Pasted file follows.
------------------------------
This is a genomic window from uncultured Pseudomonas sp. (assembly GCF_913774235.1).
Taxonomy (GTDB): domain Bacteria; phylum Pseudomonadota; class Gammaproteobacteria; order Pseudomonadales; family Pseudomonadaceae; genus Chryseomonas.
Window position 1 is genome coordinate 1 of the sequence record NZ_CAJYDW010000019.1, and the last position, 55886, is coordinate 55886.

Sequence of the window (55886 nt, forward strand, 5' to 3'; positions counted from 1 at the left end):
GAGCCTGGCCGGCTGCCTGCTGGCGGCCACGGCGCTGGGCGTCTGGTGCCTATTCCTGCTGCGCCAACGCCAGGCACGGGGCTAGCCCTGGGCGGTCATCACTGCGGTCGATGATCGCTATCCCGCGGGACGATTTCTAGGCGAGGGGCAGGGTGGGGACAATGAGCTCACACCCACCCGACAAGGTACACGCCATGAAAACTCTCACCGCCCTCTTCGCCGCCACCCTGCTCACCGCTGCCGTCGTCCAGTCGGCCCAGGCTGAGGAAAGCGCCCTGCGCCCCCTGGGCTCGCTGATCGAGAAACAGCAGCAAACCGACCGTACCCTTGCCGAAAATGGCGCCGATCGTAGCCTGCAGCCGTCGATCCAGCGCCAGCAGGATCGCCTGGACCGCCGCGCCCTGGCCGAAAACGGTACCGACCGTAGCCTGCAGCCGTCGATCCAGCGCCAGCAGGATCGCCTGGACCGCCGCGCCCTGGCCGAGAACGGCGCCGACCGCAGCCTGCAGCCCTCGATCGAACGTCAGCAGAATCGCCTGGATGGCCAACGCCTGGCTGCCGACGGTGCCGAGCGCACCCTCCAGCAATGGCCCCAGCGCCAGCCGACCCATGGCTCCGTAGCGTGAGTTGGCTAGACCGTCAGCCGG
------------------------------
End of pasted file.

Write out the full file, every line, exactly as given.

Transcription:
This is a genomic window from uncultured Pseudomonas sp. (assembly GCF_913774235.1).
Taxonomy (GTDB): domain Bacteria; phylum Pseudomonadota; class Gammaproteobacteria; order Pseudomonadales; family Pseudomonadaceae; genus Chryseomonas.
Window position 1 is genome coordinate 1 of the sequence record NZ_CAJYDW010000019.1, and the last position, 55886, is coordinate 55886.

Sequence of the window (55886 nt, forward strand, 5' to 3'; positions counted from 1 at the left end):
GAGCCTGGCCGGCTGCCTGCTGGCGGCCACGGCGCTGGGCGTCTGGTGCCTATTCCTGCTGCGCCAACGCCAGGCACGGGGCTAGCCCTGGGCGGTCATCACTGCGGTCGATGATCGCTATCCCGCGGGACGATTTCTAGGCGAGGGGCAGGGTGGGGACAATGAGCTCACACCCACCCGACAAGGTACACGCCATGAAAACTCTCACCGCCCTCTTCGCCGCCACCCTGCTCACCGCTGCCGTCGTCCAGTCGGCCCAGGCTGAGGAAAGCGCCCTGCGCCCCCTGGGCTCGCTGATCGAGAAACAGCAGCAAACCGACCGTACCCTTGCCGAAAATGGCGCCGATCGTAGCCTGCAGCCGTCGATCCAGCGCCAGCAGGATCGCCTGGACCGCCGCGCCCTGGCCGAAAACGGTACCGACCGTAGCCTGCAGCCGTCGATCCAGCGCCAGCAGGATCGCCTGGACCGCCGCGCCCTGGCCGAGAACGGCGCCGACCGCAGCCTGCAGCCCTCGATCGAACGTCAGCAGAATCGCCTGGATGGCCAACGCCTGGCTGCCGACGGTGCCGAGCGCACCCTCCAGCAATGGCCCCAGCGCCAGCCGACCCATGGCTCCGTAGCGTGAGTTGGCTAGACCGTCAGCCGG